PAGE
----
Why do beaked whales return to a Navy sonar range despite frequent disturbance?
Using data from underwater robots, scientists have discovered that beaked whales prefer to feed within parts of a Navy sonar test range off Southern California that have dense patches of deep-sea squid. A new study published in the Journal of Applied Ecology, shows that beaked whales need these prey hotspots to survive, and that similar patches do not exist in nearby "sonar-free" areas.
For decades, the U.S. Navy has used high-powered sonar during anti-submarine training and testing exercises in various ocean habitats, including the San Nicolas Basin off Southern California. Beaked whales are particularly sensitive to these kinds of military sonars, which sometimes result in mass stranding events. Following legal action from environmental activists related to these risks, the Navy modified some training activities, created "sonar-free" areas, and spent more than a decade and tens of millions of dollars trying to find ways to reduce the harm to beaked whales and other mammals.
The new research, led by Brandon Southall at the University of California, Santa Cruz, and Kelly Benoit-Bird at the Monterey Bay Aquarium Research Institute, aimed to better understand why whales keep returning to the test range despite the risks.
The researchers equipped an underwater robot with echosounders to measure the abundance, density, and sizes of deep-sea squids in different parts of the Navy test range, as well as in nearby waters. They also developed an "energy budget" for beaked whales, showcasing the costs—in time and calories—of hunting for squid. This helped the researchers estimate how many dives the whales needed to make in order to get enough food to survive in different areas.
"Beaked whales work very hard to obtain their food. They are essentially living paycheck to paycheck," said Benoit-Bird. Unlike many baleen whales with significant energy reserves, beaked whales can't afford to expend too much energy on a dive that doesn't result in capturing many squid. In areas where the concentration of prey is low, the beaked whales must work harder and expend more calories—making reproduction and raising young that much more challenging. Some of the areas under study were so poor in terms of prey that whales likely could not meet their basic energetic requirements if they only fed there.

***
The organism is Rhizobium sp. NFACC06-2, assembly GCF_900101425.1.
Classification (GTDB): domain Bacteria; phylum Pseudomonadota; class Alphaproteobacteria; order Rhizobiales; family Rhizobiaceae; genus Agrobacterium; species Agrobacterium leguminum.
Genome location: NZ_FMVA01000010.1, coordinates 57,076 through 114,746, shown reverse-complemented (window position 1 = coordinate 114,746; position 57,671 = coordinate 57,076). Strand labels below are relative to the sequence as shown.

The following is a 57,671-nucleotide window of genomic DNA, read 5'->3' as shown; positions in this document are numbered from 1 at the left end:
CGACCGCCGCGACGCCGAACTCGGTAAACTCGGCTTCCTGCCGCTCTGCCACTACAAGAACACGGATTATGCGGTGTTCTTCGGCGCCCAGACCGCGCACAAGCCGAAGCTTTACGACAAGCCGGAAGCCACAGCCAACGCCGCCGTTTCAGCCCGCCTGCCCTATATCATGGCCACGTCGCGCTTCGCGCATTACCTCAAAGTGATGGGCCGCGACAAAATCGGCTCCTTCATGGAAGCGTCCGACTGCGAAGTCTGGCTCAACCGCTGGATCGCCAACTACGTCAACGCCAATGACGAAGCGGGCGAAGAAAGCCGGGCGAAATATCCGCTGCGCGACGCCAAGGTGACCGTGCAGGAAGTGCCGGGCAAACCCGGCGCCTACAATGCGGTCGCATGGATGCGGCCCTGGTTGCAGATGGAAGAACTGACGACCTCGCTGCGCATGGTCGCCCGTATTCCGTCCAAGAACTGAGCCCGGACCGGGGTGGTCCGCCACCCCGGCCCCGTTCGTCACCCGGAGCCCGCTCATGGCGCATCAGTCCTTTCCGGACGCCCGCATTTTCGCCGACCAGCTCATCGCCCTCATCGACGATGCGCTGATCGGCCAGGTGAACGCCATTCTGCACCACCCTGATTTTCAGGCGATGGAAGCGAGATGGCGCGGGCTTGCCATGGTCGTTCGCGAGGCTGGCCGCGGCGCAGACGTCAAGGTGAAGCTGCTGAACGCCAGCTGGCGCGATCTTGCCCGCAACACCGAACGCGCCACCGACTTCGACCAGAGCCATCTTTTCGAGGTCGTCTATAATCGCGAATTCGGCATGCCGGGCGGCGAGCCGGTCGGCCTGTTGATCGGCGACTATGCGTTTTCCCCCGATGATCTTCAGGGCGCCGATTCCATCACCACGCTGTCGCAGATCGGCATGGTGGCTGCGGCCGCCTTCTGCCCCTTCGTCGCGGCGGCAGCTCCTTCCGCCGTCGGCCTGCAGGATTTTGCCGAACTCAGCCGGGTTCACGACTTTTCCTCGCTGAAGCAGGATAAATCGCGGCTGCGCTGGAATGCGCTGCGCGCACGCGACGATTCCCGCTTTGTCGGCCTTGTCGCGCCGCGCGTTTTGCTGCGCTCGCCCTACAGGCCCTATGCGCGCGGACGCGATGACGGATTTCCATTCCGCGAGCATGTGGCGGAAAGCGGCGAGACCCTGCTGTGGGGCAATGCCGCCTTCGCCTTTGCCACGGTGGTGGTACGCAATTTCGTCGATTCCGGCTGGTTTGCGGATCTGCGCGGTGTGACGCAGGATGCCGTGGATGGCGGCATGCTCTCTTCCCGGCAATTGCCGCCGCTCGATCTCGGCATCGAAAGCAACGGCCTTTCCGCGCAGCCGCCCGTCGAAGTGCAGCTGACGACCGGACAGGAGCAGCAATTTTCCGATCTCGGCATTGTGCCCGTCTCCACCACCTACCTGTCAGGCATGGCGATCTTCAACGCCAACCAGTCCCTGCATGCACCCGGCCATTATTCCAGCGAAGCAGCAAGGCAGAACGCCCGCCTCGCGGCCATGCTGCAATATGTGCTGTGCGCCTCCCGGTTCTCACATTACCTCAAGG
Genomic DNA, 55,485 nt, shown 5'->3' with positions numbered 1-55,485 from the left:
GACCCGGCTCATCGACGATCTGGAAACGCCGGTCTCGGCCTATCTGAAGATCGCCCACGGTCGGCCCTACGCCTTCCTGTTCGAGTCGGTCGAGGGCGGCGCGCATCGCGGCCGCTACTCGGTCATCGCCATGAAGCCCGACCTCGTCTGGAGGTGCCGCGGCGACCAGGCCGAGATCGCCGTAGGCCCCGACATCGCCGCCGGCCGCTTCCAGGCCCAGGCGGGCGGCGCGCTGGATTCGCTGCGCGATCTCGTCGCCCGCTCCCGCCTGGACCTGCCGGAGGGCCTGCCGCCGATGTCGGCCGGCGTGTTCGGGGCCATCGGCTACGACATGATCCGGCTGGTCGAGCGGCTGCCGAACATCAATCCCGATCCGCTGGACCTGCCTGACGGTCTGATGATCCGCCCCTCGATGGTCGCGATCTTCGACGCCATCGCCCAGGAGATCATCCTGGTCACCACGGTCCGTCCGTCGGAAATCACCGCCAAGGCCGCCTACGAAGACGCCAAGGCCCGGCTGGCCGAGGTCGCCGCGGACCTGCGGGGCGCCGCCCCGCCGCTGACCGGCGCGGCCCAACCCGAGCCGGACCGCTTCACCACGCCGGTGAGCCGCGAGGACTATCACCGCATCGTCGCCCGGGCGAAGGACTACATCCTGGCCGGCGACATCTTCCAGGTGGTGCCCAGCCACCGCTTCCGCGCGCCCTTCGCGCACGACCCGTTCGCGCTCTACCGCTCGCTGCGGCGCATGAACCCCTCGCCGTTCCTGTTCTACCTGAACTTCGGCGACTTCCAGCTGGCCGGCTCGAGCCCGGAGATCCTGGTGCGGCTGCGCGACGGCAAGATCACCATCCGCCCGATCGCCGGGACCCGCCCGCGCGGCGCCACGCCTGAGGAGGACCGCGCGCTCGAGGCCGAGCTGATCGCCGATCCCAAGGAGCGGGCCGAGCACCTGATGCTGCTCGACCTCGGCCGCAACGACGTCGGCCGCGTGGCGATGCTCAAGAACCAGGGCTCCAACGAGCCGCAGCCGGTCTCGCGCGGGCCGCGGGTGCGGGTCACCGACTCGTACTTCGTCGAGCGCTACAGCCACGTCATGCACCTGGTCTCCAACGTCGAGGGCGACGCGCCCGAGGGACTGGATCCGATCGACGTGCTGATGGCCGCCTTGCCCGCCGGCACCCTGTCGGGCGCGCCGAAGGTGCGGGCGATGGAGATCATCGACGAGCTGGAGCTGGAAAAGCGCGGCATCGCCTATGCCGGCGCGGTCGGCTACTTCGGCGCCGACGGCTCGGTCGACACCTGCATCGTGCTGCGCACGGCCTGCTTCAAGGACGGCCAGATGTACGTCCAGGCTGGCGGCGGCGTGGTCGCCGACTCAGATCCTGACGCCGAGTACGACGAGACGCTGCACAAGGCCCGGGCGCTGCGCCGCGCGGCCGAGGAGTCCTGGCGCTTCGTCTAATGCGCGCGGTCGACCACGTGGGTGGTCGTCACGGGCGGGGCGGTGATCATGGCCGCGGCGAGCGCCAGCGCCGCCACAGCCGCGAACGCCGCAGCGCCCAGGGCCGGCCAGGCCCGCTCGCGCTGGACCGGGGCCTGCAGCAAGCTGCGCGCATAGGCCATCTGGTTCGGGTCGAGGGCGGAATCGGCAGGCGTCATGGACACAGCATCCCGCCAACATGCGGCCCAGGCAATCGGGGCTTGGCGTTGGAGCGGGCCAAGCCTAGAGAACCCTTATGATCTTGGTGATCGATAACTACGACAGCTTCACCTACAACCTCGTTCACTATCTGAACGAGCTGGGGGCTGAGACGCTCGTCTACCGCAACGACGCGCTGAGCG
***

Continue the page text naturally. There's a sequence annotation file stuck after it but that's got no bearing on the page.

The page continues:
"Despite how things might look from the surface, the deep sea is not uniform," Benoit-Bird added. "There are pockets of wealth where squid are abundant, and beaked whales know exactly how to find those hot spots." It turns out that a portion of the Navy test range off Southern California encompasses one of these hot spots—an area rich in squid.
In fact, squid were 10 times more abundant higher in the area preferred by the whales. In this preferred area, the whales could get enough food by making just one dive a day. In a nearby sonar-free area (established with the idea that beaked whales could shelter in these areas while the sonar tests were underway) the whales would need to make between 22 and 100 dives per day to get enough food—something that would be difficult or impossible to do.
"Our findings, based on a novel integration of active sonar imaging and passive listening technologies, have multiple management implications," explained Southall. "They provide direct information to the Navy and federal regulators to better manage important and impacted habitat areas off California. And they give us new data on foraging ecology for population-level models of disturbance that have been at the heart of recent debate and litigation over spatial management and proposed sonar exclusion zones."
This study is the first to link habitat quality with beaked whale behavior in such fine spatial scales. It also demonstrates that scientists can't assess the quality of deep-sea habitats by simply making measurements at the ocean surface, or even by measuring the physical and chemical properties of the deep ocean. Direct measurements of the prey environment at the depths where animals are feeding, coupled with observations of when and where animals are foraging, are critical.
Until now, collecting such detailed data, even over small time and space scales, was virtually impossible. The researchers are now working on tools that will help them study predators and prey over longer time periods, and in other areas where the Navy operates high-powered sonar. Similar field-research and modeling techniques could also be used to assess the potential impacts of other human activities that may disturb ocean animals, such as shipping traffic or offshore oil and gas development.